Friday, November 02, 2012

The Complaint Department

It's all I can't stands, I can't stands no more! - Popeye
I'm sure you've encountered the whining.  Whether it's on Facebook or in person, some variant of, "Why should I have to press '1' for English when I make a phone call?"  Of all the things to get on my last nerve, it's this.  The answer is simple: Because not everyone speaks English.  Businesses get more business when they accommodate as many people as possible.  There are millions of Americans for whom English is not even a third language.  Since you don't have to listen to menus or instructions in any other language, press "1" and shut the hell up.

The same goes for people I hear complaining about laws requiring election ballots in Spanish.  Or signage in Spanish.  Or anything in Spanish.  Last time I checked, the United States didn't have an official language.  If you don't read Spanish, you don't need to pick up a ballot in Spanish or do anything in Spanish.  Having our public institutions function to serve the millions of Americans who are far more comfortable using Spanish than English is a good thing; it demonstrates that we can be a bit more broad-minded than the "If English was good enough for Jesus, it's good enough for me!" crowd.

Sure, English is the de facto  language for getting along in the United States.  That doesn't mean either that it should be or always will be.  And there's nothing wrong with that.  Of all the things wrong with our country, moving toward including non-English speakers more fully in our common life doesn't even come close to being on the list.

In the tradition of complaining about complainers, and with the holidays rushing toward us, may I just put in a word to every single person who bitches about people saying "Happy Holidays"?



I worked for Walmart for five years, until just about a year ago, in fact.  I was never instructed how to speak to customers during the holidays.  I never saw a memo.  No manager came to me and told me what to say and what not to say.  Yet, from just before Thanksgiving until after the first of the year, I always said, "Happy Holidays" to customers.  Because I'm polite.  Looking at someone, I have no idea if they celebrate any of the holidays, let alone which ones they might celebrate while others they pass over in silence.  For some reason, being rude, insisting others accept our demand they have a merry Christmas, even if they don't celebrate it, somehow makes us more Christian or something?  Really?  Because, see, I always figured being polite, not pushy, respecting other people were all things that we should do.  You want me to wish you a merry Christmas, well, for crying out loud, "Happy Holidays!" kind of includes that, last time I checked the English language.  If some folks say, "Merry Christmas!" that's OK, too.  It just isn't anything to get upset about.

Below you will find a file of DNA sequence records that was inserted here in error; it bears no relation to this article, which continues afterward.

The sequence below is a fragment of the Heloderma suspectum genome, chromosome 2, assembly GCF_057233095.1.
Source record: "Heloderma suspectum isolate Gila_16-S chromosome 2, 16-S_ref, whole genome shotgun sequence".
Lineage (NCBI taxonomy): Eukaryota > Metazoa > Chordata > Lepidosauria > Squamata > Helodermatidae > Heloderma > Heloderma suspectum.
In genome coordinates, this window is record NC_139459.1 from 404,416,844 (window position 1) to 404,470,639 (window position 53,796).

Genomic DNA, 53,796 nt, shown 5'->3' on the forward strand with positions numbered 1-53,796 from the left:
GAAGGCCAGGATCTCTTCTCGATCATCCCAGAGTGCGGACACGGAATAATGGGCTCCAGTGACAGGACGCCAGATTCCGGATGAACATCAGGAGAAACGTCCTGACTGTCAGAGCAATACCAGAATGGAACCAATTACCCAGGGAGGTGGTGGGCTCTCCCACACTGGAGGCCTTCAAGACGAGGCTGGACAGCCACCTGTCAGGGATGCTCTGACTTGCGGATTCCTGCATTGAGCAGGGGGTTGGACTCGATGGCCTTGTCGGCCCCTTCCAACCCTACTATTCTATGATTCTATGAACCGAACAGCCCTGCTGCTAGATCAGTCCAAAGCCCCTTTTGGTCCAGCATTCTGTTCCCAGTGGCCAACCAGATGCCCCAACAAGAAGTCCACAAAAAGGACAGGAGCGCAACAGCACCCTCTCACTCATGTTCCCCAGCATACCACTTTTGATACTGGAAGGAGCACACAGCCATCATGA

Which brings me to another thing.  Before Hurricane Sandy arrived in New Jersey, it passed over Haiti.  Now, Haiti has some experience with natural disasters.  There are still hundreds of thousands of Haitians who have no homes as a result of the earthquake over two years ago.  After the earthquake, and partly a result of the Haitians forced to live in squalid camps because rebuilding and recovery efforts have been slow, cholera ran rampant through the country, and still lingers.  On top of the AIDS pandemic that still lingers.  Sandy managed to take what rickety structures were still there and destroy them.  54 people died.

If I read people complaining because they had to wait two days or three days for their electricity and - horrors! - internet connections to return, I think I'll have a brain hemorrhage.  For all the death and destruction Sandy left in its wake, in no small part thanks to the wisdom of various Congresses and Administrations we have an emergency management infrastructure that can respond.  Before the storm hit, we had public officials making clear what steps needed to be taken to prepare.  We had various agencies putting the pieces in place so that once the storm passed, they could get to work rebuilding.  It isn't so much that Haiti doesn't have the desire to create such things; ravaged by neo-colonialism and the kleptocracy of pirate governments, it doesn't have the basic resources to build such institutions.  Combined with a history of corruption, and despite the best efforts of various NGOs, it is difficult to create the kind of institutions capable of responding to a crisis if there just isn't the money and Administrative competence present to do so.  So, you know, when you toss a buck or two in the kitty for relief efforts here in the States, why not give up that second latte from Starbucks and give to relief efforts in Haiti, too.

Finally, for reporters out there who moan about the internet and what it's done to newspapers, journalism, and the professional prerogatives of an entire group: I have no tissues for you.  Considering the largest news outlet in the United States is almost pathologically dedicated to presenting falsehoods, why should I have sympathy for a profession willing to tolerate fundamental incompetence and professional failure?  While some shed a tear or two when newspapers shut their doors, either completely or switch to online services, one would think by now it's obvious that all that "market" stuff that so many in this country seem to love is working quite well.  When the public editor at what is arguably America's national newspaper can chastise one of her employees for "making the paper look bad", all the while carrying the preposterous fraud David Brooks' columns two days a week says everything anyone needs to know about what's wrong with journalism in America today.

I feel so much better getting this off my chest.  Thanks.

Virtual Tin Cup

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